‘A very delicate matter’: Aidan O’Shea sent to family home for abuse

Aidan O’Shea has admitted receiving hate mail while he was living with his parents and now lives with his fiancée.

O’Shea recently became the GAA appearance record holder for an outfield player, playing the entire match against Dublin in the group stages of this year’s competition.

His 91st Championship appearance came in the penalty shootout defeat to Derry that ended Mayo’s hopes of winning a first All-Ireland title since 1951.

O’Shea admits that while it “won’t be to everyone’s taste”, the criticism it has received over the years has been “insulting”.


The three-time All-Star spoke to Thomas Niblock and Oisin McConville on the GAA Social Podcast about the abuse he faced during his 15-year inter-county career.

“I know what I’m good at; I know I can add value to the group and I feel like I’ve been doing that for a long time,” O’Shea said.

“When you send things through a mailbox at home, to your family home, it’s scandalous.

“Handwritten or typed letters about personal things about you and what you should do. It’s quite sensitive stuff. These things are very difficult. I know Dad went to the higher powers to see if we could do something about it. It can be quite difficult who it is. It’s difficult to track these things down. Different names, same person probably under different names. It’s very difficult. It got to the point where my mother intercepted it at home. When I moved to my house in the city, my fiancée now intercepted it.

It hadn’t happened in a while, but she would have caught it because you would have known about it from the letter. There would have been some clever comment on the outside of the letter, so they would have hidden it and taken it from me.

So whoever wants to vent to me – and there are certain people who want to vent to me all the time, and that’s fine – if people want to vent to me, that’s fine, they’re using their platform, that’s their prerogative, they have an audience and it reaches people and they feel like they can join in.

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Aidan O’Shea: “My the main focus is always on Mayo’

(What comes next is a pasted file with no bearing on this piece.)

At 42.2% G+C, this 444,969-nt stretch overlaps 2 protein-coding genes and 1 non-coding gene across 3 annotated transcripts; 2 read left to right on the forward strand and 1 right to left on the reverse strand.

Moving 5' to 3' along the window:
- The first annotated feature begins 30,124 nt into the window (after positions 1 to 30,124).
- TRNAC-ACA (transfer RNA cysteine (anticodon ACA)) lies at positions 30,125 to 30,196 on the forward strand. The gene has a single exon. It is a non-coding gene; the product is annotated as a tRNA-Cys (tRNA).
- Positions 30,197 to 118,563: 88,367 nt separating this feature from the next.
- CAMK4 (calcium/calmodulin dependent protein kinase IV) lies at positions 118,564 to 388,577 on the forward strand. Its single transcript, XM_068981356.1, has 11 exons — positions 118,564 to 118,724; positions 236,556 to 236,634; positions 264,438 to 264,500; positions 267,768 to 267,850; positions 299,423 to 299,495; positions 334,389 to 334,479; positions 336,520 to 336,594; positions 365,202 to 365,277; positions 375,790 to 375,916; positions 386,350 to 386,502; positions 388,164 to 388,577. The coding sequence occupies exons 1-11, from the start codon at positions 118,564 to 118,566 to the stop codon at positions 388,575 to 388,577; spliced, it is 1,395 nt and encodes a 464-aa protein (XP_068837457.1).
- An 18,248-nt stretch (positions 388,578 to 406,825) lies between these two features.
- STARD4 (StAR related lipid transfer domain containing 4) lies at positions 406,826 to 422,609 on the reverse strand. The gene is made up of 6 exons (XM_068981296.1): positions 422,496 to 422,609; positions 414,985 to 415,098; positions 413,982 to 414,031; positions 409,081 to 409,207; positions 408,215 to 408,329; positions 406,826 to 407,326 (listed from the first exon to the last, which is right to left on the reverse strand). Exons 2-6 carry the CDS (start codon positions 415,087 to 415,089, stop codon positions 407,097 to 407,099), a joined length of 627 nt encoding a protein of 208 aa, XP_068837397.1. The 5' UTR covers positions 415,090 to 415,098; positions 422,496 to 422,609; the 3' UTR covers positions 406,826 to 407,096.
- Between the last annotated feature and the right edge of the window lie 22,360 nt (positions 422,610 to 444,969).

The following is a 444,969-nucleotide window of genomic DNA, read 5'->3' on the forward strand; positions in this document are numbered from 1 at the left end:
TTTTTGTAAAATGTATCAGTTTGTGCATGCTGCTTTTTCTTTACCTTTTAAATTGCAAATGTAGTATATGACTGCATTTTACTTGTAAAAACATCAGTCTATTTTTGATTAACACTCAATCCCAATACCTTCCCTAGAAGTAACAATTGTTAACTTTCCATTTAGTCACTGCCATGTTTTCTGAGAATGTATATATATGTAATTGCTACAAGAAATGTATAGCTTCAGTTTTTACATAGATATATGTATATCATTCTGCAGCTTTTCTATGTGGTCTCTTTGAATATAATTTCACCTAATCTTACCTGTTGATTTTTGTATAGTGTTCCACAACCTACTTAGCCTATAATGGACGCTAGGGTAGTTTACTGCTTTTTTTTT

The 34-year-old explained that due to the heavy criticism he has received online, he has muted mentions of himself and Mayo GAA on social media to avoid reading what people are saying about him, a trick he learnt from his long-time team-mate Cillian O’Connor.

“Cillian was very smart and he worked out very quickly that on social media there’s a mute button that changes the game so I can’t see anything, so I just muted my name, I muted Mayo, I muted loads of stuff that could get to me so I don’t see it. That’s the advice I would give to any young footballer. Yeah, of course there are days when you search for your name and you get tagged in loads of stuff and that’s all good news, but there will be days when it’s not, so I think just mute it. It gives you a clear picture of what you want to see on your own social media channels. That’s the best thing to do.”

The Breaffy club player, who made his debut for Mayo in 2009, has lost six All-Ireland finals but is still hoping to play for Westerners next season.

“Let’s see how it goes. Mayo are out until January but I’d like to play, we’ll see when the time comes,” he admitted.

“I’m 34 years old, but I still feel good, my body is in good condition and I don’t get injured.”

O’Shea knows time is running out for him to secure a long-awaited All-Ireland medal but believes Mayo are capable of challenging for the Sam Maguire award next year and beyond.

“I think it will happen. We have as good a chance as anyone else. There are more teams in and around the area who will think they can win but the Championship is tough and you have to be lucky with injuries and getting to the end of games,” he explained.

“I don’t see why Mayo can’t get to the All-Ireland final in 2025. We have some really good young players coming through.”

“Do I think I’ll be around to win? It’s not something that’s going to keep me awake at night.”

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